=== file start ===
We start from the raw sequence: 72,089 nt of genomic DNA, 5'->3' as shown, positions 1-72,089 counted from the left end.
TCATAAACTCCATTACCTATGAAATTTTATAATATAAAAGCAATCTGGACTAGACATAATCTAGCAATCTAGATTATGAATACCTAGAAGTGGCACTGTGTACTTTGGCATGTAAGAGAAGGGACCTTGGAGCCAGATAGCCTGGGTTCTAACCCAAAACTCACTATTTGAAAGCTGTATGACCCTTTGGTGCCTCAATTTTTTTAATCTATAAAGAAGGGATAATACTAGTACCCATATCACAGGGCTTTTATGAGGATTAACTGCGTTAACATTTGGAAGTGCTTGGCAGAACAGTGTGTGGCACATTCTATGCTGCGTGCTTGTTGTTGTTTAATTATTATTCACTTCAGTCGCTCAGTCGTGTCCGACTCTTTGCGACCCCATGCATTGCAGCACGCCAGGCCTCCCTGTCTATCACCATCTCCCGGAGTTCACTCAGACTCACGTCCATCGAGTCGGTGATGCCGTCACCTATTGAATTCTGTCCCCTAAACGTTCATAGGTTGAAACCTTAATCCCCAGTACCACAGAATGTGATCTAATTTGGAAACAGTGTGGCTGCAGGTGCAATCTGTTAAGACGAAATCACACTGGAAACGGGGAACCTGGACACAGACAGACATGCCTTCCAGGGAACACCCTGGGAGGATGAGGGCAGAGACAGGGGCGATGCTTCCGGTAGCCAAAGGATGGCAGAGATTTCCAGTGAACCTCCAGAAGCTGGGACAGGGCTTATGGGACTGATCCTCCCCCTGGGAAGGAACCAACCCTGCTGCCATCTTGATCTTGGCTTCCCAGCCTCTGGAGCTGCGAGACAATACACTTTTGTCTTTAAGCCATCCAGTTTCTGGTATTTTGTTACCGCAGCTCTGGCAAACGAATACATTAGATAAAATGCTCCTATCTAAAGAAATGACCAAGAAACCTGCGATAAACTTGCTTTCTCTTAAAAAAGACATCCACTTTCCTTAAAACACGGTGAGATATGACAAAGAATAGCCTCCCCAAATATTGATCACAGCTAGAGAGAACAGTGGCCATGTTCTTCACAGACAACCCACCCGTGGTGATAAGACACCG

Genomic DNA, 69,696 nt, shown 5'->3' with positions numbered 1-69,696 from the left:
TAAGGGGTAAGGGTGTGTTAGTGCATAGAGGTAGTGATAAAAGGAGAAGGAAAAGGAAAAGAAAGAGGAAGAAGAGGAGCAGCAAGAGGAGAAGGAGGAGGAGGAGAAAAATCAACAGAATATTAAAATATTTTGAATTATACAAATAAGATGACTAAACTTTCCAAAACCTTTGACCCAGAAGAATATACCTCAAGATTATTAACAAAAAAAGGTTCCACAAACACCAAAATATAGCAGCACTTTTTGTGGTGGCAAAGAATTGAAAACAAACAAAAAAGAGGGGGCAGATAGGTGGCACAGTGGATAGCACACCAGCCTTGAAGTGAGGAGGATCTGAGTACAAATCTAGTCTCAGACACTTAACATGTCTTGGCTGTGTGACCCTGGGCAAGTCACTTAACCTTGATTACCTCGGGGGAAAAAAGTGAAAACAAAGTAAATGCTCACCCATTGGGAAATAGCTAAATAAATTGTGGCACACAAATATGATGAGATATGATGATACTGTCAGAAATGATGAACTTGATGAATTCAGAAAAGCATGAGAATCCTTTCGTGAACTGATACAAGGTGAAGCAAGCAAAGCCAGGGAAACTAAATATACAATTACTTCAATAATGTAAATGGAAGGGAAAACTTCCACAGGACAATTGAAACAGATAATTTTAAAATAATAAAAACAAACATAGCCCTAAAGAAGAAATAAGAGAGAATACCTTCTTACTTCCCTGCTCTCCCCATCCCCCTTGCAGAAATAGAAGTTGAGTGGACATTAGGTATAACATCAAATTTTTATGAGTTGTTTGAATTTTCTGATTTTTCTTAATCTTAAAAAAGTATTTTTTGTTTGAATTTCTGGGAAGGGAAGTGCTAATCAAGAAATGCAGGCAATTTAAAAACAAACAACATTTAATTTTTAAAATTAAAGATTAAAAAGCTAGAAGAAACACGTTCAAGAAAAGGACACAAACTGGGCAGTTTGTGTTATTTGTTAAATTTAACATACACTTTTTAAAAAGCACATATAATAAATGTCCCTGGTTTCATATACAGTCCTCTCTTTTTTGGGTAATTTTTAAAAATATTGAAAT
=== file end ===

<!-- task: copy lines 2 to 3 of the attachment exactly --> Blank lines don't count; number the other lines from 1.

TCATAAACTCCATTACCTATGAAATTTTATAATATAAAAGCAATCTGGACTAGACATAATCTAGCAATCTAGATTATGAATACCTAGAAGTGGCACTGTGTACTTTGGCATGTAAGAGAAGGGACCTTGGAGCCAGATAGCCTGGGTTCTAACCCAAAACTCACTATTTGAAAGCTGTATGACCCTTTGGTGCCTCAATTTTTTTAATCTATAAAGAAGGGATAATACTAGTACCCATATCACAGGGCTTTTATGAGGATTAACTGCGTTAACATTTGGAAGTGCTTGGCAGAACAGTGTGTGGCACATTCTATGCTGCGTGCTTGTTGTTGTTTAATTATTATTCACTTCAGTCGCTCAGTCGTGTCCGACTCTTTGCGACCCCATGCATTGCAGCACGCCAGGCCTCCCTGTCTATCACCATCTCCCGGAGTTCACTCAGACTCACGTCCATCGAGTCGGTGATGCCGTCACCTATTGAATTCTGTCCCCTAAACGTTCATAGGTTGAAACCTTAATCCCCAGTACCACAGAATGTGATCTAATTTGGAAACAGTGTGGCTGCAGGTGCAATCTGTTAAGACGAAATCACACTGGAAACGGGGAACCTGGACACAGACAGACATGCCTTCCAGGGAACACCCTGGGAGGATGAGGGCAGAGACAGGGGCGATGCTTCCGGTAGCCAAAGGATGGCAGAGATTTCCAGTGAACCTCCAGAAGCTGGGACAGGGCTTATGGGACTGATCCTCCCCCTGGGAAGGAACCAACCCTGCTGCCATCTTGATCTTGGCTTCCCAGCCTCTGGAGCTGCGAGACAATACACTTTTGTCTTTAAGCCATCCAGTTTCTGGTATTTTGTTACCGCAGCTCTGGCAAACGAATACATTAGATAAAATGCTCCTATCTAAAGAAATGACCAAGAAACCTGCGATAAACTTGCTTTCTCTTAAAAAAGACATCCACTTTCCTTAAAACACGGTGAGATATGACAAAGAATAGCCTCCCCAAATATTGATCACAGCTAGAGAGAACAGTGGCCATGTTCTTCACAGACAACCCACCCGTGGTGATAAGACACCG

Genomic DNA, 69,696 nt, shown 5'->3' with positions numbered 1-69,696 from the left: